On the first day of DTECH, Schneider Electric released the findings of a new report that shows that while 85 percent of major corporations are thinking about reducing energy use through energy efficiency programs and more than 50 percent plan to implement renewable energy in the near future, the vast majority of the companies surveyed were not considering how to actively participate in the incredible disruption that the energy industry is undergoing, such as microgrids, energy storage, and demand response strategies.
According to the report, just 30 percent have implemented or are actively planning to use energy storage, microgrids, combined heat and power, or some mix of the technologies and only 23 percent have demand response strategies or plan to in the near term.
Schneider views this as a problem because it says that companies need to understand now how to be active participants the way that energy is consumed and generated on their premises.
“We are in the middle of a massive disruption in the way energy is consumed and produced,” said Jean-Pascal Tricoire, Chairman and CEO at Schneider Electric in a press release. “The near-universal focus on conservation is a positive. However, being a savvy consumer is only a part of what’s needed to survive and thrive. Companies need to prepare to be an active energy participant, putting the pieces in place to produce energy, and interact with the grid, utilities, peers and other new entrants,” he added.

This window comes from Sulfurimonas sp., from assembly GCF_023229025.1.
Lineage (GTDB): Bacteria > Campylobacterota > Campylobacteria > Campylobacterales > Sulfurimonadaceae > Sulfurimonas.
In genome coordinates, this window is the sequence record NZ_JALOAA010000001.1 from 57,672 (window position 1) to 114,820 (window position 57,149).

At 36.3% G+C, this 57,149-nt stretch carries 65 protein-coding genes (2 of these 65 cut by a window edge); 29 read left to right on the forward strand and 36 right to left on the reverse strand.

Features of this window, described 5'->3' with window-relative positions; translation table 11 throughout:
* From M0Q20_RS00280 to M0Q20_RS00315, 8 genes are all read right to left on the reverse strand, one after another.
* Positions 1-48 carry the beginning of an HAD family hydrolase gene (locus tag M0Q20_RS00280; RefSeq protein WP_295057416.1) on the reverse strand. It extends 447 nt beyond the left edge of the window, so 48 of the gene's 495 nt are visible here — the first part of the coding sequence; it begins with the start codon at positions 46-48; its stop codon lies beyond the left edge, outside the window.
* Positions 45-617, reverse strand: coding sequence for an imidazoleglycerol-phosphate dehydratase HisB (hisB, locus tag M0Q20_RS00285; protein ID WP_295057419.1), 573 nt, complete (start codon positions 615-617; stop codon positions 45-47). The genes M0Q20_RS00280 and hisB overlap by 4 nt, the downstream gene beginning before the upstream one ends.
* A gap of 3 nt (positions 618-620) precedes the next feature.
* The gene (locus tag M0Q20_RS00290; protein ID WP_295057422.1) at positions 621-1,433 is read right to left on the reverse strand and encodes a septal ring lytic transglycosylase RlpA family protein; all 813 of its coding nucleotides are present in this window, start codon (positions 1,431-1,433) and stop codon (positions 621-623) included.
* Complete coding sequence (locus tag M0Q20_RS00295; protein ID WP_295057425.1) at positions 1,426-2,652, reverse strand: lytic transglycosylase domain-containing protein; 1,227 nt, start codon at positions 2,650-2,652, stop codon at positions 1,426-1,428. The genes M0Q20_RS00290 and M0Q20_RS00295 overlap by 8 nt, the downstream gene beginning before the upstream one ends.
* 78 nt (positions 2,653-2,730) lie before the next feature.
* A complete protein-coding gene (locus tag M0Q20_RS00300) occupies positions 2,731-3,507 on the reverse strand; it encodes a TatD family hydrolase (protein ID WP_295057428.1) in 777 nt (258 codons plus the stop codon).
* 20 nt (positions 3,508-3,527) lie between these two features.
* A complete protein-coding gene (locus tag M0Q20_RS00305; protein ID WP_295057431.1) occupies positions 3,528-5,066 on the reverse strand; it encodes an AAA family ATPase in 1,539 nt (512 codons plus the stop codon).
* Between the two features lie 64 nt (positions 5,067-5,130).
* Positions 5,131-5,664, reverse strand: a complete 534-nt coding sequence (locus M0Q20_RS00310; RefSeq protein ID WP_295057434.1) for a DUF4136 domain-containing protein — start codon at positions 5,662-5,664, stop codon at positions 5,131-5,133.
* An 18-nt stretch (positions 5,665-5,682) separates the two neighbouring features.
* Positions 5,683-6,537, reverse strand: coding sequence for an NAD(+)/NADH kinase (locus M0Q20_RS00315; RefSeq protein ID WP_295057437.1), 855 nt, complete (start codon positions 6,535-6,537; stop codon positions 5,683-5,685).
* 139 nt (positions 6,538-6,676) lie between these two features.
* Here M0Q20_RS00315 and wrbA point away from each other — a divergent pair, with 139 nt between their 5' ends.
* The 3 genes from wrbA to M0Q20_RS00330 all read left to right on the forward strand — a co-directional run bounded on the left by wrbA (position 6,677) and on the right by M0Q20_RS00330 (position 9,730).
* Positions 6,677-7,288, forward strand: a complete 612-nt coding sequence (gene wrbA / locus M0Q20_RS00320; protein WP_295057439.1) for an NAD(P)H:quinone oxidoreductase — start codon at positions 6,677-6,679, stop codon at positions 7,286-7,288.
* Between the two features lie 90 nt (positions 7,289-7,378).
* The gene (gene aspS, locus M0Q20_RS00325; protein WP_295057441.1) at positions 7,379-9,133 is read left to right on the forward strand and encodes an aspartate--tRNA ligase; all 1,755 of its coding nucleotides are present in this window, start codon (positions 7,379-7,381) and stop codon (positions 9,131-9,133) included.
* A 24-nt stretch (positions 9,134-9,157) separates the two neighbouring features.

A primary barrier to progress may be internal alignment. Sixty-one percent of respondents said their organization’s energy and sustainability decisions are not well coordinated across relevant teams and departments, particularly true for consumer goods and industrial businesses. In addition, the same number of respondents said lack of collaboration is a challenge.
Data management was cited as another obstacle for integrated energy and carbon management, with 45 percent of respondents stating that organizational data is highly decentralized, handled at local or regional levels. And of the people who identified “insufficient tools/metrics for data sharing and project evaluation” as a challenge for working across departments, 65 percent manage data at the local, regional or national — not global — level.
The study was conducted by GreenBiz Research to identify how businesses develop energy and environmental strategies, collect and share data, and coordinate across departments — a practice Schneider calls “Active Energy Management.” Participants included professionals responsible for energy and sustainability management, from C-suite and board members to individual contributors. More than 230 companies were surveyed representing 11 primary segments, including consumer goods, energy/utilities, finance, industrial, healthcare and technology.